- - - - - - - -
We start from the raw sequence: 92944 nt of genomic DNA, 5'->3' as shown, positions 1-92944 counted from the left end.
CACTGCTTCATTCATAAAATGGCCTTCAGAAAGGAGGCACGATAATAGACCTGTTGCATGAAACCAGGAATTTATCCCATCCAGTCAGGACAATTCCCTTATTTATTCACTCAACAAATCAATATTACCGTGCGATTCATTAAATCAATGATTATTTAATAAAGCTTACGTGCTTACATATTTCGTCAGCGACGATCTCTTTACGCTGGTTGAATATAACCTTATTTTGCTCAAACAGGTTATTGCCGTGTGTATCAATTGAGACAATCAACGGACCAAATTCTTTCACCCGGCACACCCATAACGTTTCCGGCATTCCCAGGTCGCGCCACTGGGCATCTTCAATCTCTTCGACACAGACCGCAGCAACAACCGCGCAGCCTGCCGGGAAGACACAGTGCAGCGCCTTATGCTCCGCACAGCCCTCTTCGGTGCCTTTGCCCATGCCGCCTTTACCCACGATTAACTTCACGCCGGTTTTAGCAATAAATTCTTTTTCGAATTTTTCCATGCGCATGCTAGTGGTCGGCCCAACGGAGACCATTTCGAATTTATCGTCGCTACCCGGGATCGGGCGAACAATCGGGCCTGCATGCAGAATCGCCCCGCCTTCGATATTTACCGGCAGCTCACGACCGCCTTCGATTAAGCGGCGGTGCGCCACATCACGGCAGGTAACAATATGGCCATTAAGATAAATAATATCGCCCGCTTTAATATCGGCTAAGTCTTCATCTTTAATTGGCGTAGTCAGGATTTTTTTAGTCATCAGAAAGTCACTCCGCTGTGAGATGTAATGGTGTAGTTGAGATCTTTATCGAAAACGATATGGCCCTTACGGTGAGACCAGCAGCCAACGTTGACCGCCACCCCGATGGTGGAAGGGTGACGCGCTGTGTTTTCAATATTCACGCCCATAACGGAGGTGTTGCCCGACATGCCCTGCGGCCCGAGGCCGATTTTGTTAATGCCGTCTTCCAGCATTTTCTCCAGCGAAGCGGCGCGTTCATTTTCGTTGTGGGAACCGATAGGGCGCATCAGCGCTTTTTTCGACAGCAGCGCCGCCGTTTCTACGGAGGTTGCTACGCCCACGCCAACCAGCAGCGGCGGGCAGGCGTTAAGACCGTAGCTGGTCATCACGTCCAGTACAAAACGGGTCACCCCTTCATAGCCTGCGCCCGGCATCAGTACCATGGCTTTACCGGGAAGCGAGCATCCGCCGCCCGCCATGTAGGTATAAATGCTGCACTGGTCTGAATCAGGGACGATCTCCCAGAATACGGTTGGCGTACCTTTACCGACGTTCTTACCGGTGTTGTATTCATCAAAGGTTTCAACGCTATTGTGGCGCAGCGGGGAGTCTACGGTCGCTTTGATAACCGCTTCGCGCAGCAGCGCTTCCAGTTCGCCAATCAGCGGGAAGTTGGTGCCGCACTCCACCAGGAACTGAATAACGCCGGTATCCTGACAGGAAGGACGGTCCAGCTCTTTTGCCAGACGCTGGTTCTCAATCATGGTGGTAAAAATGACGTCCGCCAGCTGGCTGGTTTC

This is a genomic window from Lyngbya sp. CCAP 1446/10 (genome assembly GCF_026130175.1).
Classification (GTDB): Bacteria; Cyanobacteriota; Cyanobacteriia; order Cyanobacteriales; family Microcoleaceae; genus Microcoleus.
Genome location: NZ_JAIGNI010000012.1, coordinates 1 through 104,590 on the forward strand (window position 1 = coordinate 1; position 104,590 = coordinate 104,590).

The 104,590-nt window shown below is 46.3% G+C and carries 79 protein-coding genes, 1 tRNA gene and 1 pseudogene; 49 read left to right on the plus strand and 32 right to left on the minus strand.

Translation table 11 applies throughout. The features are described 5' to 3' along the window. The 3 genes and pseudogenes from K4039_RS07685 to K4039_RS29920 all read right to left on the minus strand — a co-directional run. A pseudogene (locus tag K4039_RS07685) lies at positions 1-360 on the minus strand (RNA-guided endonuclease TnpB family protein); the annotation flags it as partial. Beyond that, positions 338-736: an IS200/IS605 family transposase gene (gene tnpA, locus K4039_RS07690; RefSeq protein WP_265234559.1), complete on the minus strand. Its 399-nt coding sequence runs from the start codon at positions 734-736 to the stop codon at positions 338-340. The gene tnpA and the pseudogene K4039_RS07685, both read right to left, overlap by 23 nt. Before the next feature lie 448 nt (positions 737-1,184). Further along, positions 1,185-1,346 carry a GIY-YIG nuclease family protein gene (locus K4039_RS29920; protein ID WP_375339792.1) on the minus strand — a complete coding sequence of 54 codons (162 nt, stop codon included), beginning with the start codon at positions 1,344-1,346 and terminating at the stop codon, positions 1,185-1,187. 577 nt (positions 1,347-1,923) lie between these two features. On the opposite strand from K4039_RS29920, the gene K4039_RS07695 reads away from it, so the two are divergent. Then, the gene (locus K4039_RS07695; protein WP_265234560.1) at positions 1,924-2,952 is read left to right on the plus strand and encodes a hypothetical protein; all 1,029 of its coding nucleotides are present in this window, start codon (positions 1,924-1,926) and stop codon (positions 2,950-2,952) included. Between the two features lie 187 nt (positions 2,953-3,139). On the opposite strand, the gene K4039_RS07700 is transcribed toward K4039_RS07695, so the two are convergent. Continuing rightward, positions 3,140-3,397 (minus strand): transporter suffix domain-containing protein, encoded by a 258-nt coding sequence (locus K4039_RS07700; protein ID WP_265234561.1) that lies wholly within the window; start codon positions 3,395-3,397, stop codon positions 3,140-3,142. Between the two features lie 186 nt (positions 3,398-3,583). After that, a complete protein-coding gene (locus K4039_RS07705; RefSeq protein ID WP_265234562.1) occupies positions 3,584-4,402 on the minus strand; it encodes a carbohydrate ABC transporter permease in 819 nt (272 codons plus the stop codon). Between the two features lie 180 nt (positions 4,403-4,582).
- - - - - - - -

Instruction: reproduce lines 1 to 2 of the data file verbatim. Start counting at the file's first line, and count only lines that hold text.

We start from the raw sequence: 92944 nt of genomic DNA, 5'->3' as shown, positions 1-92944 counted from the left end.
CACTGCTTCATTCATAAAATGGCCTTCAGAAAGGAGGCACGATAATAGACCTGTTGCATGAAACCAGGAATTTATCCCATCCAGTCAGGACAATTCCCTTATTTATTCACTCAACAAATCAATATTACCGTGCGATTCATTAAATCAATGATTATTTAATAAAGCTTACGTGCTTACATATTTCGTCAGCGACGATCTCTTTACGCTGGTTGAATATAACCTTATTTTGCTCAAACAGGTTATTGCCGTGTGTATCAATTGAGACAATCAACGGACCAAATTCTTTCACCCGGCACACCCATAACGTTTCCGGCATTCCCAGGTCGCGCCACTGGGCATCTTCAATCTCTTCGACACAGACCGCAGCAACAACCGCGCAGCCTGCCGGGAAGACACAGTGCAGCGCCTTATGCTCCGCACAGCCCTCTTCGGTGCCTTTGCCCATGCCGCCTTTACCCACGATTAACTTCACGCCGGTTTTAGCAATAAATTCTTTTTCGAATTTTTCCATGCGCATGCTAGTGGTCGGCCCAACGGAGACCATTTCGAATTTATCGTCGCTACCCGGGATCGGGCGAACAATCGGGCCTGCATGCAGAATCGCCCCGCCTTCGATATTTACCGGCAGCTCACGACCGCCTTCGATTAAGCGGCGGTGCGCCACATCACGGCAGGTAACAATATGGCCATTAAGATAAATAATATCGCCCGCTTTAATATCGGCTAAGTCTTCATCTTTAATTGGCGTAGTCAGGATTTTTTTAGTCATCAGAAAGTCACTCCGCTGTGAGATGTAATGGTGTAGTTGAGATCTTTATCGAAAACGATATGGCCCTTACGGTGAGACCAGCAGCCAACGTTGACCGCCACCCCGATGGTGGAAGGGTGACGCGCTGTGTTTTCAATATTCACGCCCATAACGGAGGTGTTGCCCGACATGCCCTGCGGCCCGAGGCCGATTTTGTTAATGCCGTCTTCCAGCATTTTCTCCAGCGAAGCGGCGCGTTCATTTTCGTTGTGGGAACCGATAGGGCGCATCAGCGCTTTTTTCGACAGCAGCGCCGCCGTTTCTACGGAGGTTGCTACGCCCACGCCAACCAGCAGCGGCGGGCAGGCGTTAAGACCGTAGCTGGTCATCACGTCCAGTACAAAACGGGTCACCCCTTCATAGCCTGCGCCCGGCATCAGTACCATGGCTTTACCGGGAAGCGAGCATCCGCCGCCCGCCATGTAGGTATAAATGCTGCACTGGTCTGAATCAGGGACGATCTCCCAGAATACGGTTGGCGTACCTTTACCGACGTTCTTACCGGTGTTGTATTCATCAAAGGTTTCAACGCTATTGTGGCGCAGCGGGGAGTCTACGGTCGCTTTGATAACCGCTTCGCGCAGCAGCGCTTCCAGTTCGCCAATCAGCGGGAAGTTGGTGCCGCACTCCACCAGGAACTGAATAACGCCGGTATCCTGACAGGAAGGACGGTCCAGCTCTTTTGCCAGACGCTGGTTCTCAATCATGGTGGTAAAAATGACGTCCGCCAGCTGGCTGGTTTC